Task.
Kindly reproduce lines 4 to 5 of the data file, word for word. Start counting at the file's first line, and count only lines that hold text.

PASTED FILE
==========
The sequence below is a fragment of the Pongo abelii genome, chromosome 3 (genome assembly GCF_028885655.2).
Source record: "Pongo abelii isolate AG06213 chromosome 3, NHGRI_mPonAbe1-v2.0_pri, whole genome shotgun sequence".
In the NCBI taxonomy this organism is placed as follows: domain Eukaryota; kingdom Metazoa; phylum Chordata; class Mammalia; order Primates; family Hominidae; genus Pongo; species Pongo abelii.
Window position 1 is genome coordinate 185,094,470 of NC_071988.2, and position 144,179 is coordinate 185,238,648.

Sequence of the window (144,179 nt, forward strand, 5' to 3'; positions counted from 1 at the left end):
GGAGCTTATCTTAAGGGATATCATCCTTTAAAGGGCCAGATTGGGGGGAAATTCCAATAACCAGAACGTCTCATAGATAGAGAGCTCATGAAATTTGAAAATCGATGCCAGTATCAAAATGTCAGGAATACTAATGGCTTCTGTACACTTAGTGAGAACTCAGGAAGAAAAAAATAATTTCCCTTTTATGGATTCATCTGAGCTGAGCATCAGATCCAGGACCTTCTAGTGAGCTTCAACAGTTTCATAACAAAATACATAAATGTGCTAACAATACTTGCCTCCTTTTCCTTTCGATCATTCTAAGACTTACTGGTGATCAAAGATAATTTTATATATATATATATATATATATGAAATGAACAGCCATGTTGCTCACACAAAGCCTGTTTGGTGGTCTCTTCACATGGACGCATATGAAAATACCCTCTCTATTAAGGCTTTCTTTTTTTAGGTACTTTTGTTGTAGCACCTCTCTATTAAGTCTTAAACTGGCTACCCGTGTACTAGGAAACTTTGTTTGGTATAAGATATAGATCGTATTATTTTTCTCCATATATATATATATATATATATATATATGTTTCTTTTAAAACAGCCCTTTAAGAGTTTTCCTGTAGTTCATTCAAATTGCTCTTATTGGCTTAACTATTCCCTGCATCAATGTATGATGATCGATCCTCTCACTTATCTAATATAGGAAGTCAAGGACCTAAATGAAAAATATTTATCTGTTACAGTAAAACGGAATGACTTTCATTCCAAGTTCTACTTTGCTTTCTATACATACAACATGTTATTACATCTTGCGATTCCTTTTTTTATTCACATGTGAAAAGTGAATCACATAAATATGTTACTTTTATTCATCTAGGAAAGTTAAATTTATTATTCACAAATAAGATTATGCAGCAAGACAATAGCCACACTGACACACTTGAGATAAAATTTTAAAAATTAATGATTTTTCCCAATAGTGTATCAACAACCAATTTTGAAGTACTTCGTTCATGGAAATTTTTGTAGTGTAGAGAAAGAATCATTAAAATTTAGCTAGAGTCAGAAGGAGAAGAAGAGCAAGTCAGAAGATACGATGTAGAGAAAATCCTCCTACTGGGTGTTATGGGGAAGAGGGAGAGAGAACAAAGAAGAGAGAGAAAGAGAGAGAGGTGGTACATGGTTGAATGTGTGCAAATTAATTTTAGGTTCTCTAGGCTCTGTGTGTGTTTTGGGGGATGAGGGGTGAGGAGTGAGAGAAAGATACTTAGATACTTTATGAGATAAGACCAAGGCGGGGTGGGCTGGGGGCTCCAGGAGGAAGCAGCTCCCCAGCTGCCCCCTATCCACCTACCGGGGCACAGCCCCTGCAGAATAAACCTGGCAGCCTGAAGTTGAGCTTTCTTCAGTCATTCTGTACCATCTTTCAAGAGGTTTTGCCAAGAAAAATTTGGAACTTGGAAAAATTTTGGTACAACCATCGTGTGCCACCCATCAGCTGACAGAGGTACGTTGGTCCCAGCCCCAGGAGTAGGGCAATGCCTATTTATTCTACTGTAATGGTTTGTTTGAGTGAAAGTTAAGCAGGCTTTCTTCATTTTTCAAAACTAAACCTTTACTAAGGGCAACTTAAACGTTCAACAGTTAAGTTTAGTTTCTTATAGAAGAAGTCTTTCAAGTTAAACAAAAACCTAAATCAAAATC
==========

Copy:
Window position 1 is genome coordinate 185,094,470 of NC_071988.2, and position 144,179 is coordinate 185,238,648.

Sequence of the window (144,179 nt, forward strand, 5' to 3'; positions counted from 1 at the left end):